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A little known government genealogy service lets family history leap off the page. It is the U.S. Citizenship and Immigration Services at www.Immigrationdirect.com.

The records include naturalization files, visa applications and citizenship tests, and may reveal family secrets and mysteries, said Marian Smith, the agency’s historian. “The details of the story have been told over time, and the edges kind of wear off,” Smith said. With the documents, “there are a lot of ah-ha moments.”

In the past, genealogy researchers had to file document requests under the Freedom of Information Act and sometimes waited years for a response. Under the genealogy program, which started in 2008, requests are usually completed within 90 days. For $20, the government will run a search of the name, as long as the person is deceased. If there are records available, the government charges additional fees for the files.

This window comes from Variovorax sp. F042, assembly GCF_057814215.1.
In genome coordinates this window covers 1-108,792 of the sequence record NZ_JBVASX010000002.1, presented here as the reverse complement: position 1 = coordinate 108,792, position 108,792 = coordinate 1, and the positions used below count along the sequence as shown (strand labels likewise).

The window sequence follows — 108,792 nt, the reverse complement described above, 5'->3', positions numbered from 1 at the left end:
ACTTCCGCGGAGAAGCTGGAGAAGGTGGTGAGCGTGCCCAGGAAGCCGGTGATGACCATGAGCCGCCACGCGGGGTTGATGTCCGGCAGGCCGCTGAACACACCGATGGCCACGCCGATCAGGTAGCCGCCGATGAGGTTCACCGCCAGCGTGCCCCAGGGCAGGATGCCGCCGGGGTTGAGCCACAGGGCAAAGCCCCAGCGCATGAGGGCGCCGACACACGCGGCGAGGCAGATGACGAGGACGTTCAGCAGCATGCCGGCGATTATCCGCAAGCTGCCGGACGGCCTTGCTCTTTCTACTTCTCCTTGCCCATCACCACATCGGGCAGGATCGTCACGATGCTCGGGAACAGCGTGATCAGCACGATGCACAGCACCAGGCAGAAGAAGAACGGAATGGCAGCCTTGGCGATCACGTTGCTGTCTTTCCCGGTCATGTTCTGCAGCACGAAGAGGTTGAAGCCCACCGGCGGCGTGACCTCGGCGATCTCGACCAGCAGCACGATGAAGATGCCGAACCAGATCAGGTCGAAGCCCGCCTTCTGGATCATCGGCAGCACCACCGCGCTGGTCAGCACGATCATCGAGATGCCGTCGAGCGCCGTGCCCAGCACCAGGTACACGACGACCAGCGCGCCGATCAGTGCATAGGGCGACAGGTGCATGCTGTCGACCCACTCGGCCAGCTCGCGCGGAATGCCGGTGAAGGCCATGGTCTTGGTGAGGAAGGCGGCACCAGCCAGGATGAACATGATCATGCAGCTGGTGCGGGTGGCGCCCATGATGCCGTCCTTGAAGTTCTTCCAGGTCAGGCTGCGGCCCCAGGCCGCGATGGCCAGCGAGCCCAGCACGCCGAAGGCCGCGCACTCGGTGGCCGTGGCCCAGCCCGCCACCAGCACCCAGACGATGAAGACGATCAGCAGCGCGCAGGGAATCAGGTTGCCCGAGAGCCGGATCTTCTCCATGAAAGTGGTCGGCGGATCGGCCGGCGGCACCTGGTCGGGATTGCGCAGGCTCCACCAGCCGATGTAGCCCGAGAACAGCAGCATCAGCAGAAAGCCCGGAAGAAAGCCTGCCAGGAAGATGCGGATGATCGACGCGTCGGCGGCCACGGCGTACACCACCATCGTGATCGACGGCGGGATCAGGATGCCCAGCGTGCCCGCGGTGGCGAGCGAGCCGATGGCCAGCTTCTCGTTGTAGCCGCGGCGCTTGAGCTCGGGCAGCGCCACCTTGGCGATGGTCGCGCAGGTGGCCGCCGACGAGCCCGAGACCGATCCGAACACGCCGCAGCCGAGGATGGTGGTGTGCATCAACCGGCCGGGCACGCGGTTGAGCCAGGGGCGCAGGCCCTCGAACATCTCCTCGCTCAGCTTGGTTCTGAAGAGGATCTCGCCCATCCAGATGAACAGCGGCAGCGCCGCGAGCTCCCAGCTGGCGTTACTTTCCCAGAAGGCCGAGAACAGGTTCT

In fiscal year 2009, more than 5,300 requests were made, fewer than expected. In addition to relatives, historians or researchers can also request files.

Alan Latteri, 34, had a very practical reason for the document search. The Brentwood man wanted dual citizenship with Italy and needed to know exactly when his grandfather was naturalized to complete the complex application. After requesting the documents, Latteri learned that he was not eligible. But he did learn more about his grandfather.

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